East of Constantinople, West of Shanghai


The Joseph Cotten Blogathon: Journey Into Fear (1943)

It’s the Joseph Cotten Blogathon, and I am terribly late – we have been talking so much about Hope & Glory that I totally forgot about Joseph Cotten.
And isn’t that what happened to a lot of us?
Cotten was a fine actor, one of Orson Welles’ troupe in the Mercury Theater, and he had a blazing career with many great movies, and fundamental roles – but we don’t remember him anymore.


So thanks to In the Good Old Days of Classic Hollywood for bringing him back with this blogathon – please point your browser in that direction and check out the many fine articles about Cotten’s extraordinary career.
Then get back here.
We are terribly late, and this is likely to be the late show in the blogathon – and we are going to check out Journey into Fear. Continue reading


The Mask of Dimitrios

I was rather surprised, a few hours ago, finding out that Eric Ambler is almost forgotten in my country.
What a strange fate for one of the fathers of espionage fiction, author of novels from which popular movies were made, and he himself an Academy-nominated screenwriter.


Finding out about this strange state of affairs made me go back to the The Mask of Dimitrios, a novel I read in my first year in university, in a well-thumbed used copy I bought somewhere.
I was familiar with the 1944 movie adaptation featuring Peter Lorre and Sidney Greenstreet, but the novel was quite a discovery. Continue reading

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Khaki or Field Grey?

cover92550-mediumAnd talking about books, and history, and weird stories, here’s a quick heads-up, waiting for the time for me to expand on the subject.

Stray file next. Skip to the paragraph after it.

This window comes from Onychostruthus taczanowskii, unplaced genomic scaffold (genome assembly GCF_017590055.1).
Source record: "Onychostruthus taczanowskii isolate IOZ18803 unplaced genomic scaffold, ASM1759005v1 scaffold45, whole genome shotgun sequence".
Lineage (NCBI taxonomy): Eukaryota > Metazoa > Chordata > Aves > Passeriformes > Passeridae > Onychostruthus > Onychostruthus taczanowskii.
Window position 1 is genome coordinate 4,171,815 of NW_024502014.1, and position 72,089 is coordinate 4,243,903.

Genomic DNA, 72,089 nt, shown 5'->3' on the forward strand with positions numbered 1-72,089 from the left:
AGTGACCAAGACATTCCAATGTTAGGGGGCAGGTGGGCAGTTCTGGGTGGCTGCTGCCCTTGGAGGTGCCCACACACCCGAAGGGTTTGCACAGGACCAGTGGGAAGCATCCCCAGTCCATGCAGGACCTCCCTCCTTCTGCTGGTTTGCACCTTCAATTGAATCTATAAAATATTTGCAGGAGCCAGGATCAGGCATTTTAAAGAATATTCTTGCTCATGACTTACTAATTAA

Today sees the launch of Bretherton, actually the reissue, by Casemate/Open Road Media, of a novel originally called Bretherton: Khaki or Field Grey?.
The book was written by W.F. Morris and published in 1929.

In November 1918, as the Germans are in their final retreat, a British raiding party under fire follows the sound of piano music and stumbles across an eerie scene in a ruined chateau. A German officer lies dead at the keys, next to a beautiful woman, also deceased, in full evening dress. But what makes their discovery especially strange is that the man is the spitting image of G. B. Bretherton, a British officer missing in action.

The novel was very popular in its time, and was called the finest novel about the Great War. And indeed, with its mix of trench warfare drama, espionage, divided loyalties and mystery, it is a great summer read1.
I will post my review in a few days, but to be quick and concise, I might just say Morris’ novel is as good as vintage Eric Ambler (that, incidentally, called it one of the five best spy stories ever written).

Highly recommended (by both Eric Ambler and me!)
Check it out.

  1. I was lucky enough to get an Advance Reader Copy of the new edition.